“It’s ironic, now that you can’t repudiate what I am
saying, I can’t seem to say what I want to tell you.”
John did a double
take, incredulous that the doctor was speechless, then he smiled
can’t talk to you, but that doesn’t mean that I can’t repudiate
what you have to say,’ he sent telepathically, hoping that Smith
would understand him. Silently,
he asked for Silverado’s help.
Smith gaped at him.
“Was...did you say something, Professor?
In my mind....”
‘Yes, since I don’t seem to be able to do it physically,’ he
‘They seem to build on
whatever latent abilities an individual has.’
Professor, such abilities are very much frowned on in this part of this
‘I know, I’ve found out the hard way.
But thanks for the warning.’
“I suppose since
you can read my mind, you already know what I’m going to say
anyway,” Smith said peevishly.
Looking up at him in
surprise, John shook his head. ‘I
have made it a point to avoid doing that.
I don’t know what you want to say to me, Doctor.’
Sighing, Smith looked
down. “I want to
apologize to you....”
The silence hung
And thank you, Dr. Smith, for saving us,” John told him softly, when he had recovered from his shock.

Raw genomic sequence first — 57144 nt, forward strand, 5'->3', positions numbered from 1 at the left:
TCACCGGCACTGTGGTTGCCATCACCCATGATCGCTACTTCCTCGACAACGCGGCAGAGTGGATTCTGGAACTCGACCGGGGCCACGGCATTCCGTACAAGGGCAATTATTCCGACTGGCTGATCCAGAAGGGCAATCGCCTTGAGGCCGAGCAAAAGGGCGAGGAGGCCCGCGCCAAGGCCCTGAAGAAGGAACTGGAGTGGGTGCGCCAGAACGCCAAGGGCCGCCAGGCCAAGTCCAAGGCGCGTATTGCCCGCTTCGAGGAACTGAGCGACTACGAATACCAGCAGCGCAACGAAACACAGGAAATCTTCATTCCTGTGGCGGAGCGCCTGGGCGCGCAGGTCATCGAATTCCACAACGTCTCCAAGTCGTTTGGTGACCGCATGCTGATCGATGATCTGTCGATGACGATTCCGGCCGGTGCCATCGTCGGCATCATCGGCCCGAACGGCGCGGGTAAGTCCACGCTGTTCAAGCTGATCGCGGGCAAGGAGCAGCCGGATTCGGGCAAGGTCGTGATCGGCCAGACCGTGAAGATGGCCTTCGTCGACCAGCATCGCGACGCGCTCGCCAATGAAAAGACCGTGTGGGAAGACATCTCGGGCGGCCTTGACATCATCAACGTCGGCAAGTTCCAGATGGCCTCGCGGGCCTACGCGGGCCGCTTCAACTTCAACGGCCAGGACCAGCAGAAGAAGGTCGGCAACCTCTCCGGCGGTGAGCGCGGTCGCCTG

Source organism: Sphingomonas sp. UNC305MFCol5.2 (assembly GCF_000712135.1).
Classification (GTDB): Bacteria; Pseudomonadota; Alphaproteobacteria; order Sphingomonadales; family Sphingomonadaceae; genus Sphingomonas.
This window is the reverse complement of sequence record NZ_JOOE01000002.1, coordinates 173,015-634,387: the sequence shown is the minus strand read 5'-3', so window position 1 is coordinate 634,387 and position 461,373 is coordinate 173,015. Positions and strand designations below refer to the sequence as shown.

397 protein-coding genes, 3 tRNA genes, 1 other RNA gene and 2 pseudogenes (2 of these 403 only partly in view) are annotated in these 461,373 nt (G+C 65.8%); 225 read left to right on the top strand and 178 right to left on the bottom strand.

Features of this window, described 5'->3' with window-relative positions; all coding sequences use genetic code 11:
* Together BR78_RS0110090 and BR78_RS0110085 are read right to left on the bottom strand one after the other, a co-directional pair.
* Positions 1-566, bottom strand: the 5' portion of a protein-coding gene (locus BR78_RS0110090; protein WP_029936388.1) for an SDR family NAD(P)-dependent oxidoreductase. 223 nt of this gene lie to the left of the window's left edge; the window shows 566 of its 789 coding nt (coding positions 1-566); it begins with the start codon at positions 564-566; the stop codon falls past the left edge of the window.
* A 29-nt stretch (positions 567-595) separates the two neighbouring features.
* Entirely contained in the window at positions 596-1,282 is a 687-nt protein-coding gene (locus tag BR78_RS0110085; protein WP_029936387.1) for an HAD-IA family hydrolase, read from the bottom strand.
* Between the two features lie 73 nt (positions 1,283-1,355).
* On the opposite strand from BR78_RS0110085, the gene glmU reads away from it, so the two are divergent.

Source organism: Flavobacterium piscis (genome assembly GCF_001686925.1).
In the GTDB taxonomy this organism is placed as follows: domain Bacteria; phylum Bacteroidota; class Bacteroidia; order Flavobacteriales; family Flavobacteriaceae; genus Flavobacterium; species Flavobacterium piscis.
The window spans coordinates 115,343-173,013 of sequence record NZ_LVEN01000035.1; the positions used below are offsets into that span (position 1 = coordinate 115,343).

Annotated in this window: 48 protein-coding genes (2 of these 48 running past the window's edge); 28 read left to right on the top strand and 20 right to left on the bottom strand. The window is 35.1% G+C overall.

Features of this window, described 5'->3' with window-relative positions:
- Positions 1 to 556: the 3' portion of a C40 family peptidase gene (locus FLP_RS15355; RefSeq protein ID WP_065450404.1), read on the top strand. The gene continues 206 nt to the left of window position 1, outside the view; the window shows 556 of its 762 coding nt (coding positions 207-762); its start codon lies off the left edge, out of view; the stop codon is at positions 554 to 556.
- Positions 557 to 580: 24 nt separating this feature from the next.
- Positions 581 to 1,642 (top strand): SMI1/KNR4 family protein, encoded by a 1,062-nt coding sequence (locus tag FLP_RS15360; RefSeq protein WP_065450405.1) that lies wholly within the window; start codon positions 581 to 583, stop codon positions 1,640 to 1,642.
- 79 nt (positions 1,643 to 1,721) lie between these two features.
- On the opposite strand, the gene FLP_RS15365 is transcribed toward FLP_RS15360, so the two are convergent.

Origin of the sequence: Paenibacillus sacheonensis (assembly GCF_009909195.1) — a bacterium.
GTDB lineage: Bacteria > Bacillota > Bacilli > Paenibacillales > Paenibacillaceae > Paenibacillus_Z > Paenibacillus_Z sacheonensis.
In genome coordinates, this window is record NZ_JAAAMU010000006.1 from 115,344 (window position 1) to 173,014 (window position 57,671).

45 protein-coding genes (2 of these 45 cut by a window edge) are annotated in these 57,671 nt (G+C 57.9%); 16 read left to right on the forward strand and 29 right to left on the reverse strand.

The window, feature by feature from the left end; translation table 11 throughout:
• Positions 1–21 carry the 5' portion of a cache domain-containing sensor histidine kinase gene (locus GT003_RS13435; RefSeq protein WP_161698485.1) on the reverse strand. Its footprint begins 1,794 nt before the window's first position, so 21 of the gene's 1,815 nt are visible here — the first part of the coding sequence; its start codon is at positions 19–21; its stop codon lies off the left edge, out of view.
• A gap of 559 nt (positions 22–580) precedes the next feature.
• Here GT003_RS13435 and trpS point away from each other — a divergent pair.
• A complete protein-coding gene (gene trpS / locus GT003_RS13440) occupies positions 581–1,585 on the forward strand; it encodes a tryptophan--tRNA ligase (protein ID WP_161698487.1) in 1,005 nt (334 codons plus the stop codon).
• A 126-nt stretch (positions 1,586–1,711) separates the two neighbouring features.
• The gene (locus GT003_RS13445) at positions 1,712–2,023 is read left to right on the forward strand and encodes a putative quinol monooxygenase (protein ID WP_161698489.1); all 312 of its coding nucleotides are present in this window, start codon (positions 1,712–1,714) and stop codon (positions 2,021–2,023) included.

Although his voice was still weak from the laryngitis, he
nevertheless wanted to thank the doctor vocally.
“The anot is not
fatal,” Smith pointed out.
‘But being exposed to the elements is,’ John replied
then. But if the gate
was destroyed, how are you three going to get back to the Jupiter II?”
John smiled and held
up his fist, thumb up.
“Hitching a ride
with your creatures might be difficult, especially with the Weerlorin.
And Krimlon is not among the highlights of the galactic star
right now,” Smith explained.
‘Valanna, then. And we
will be able to go through the gate,’ John told him, then
there a big market in zanlings and other telepathic creatures as pets,
entertainment, and the like?’
“Yes, there is,
perhaps we can develop that line of reasoning.
Imothera could probably come up with a good story.
She lived with the carnivals long enough to know all the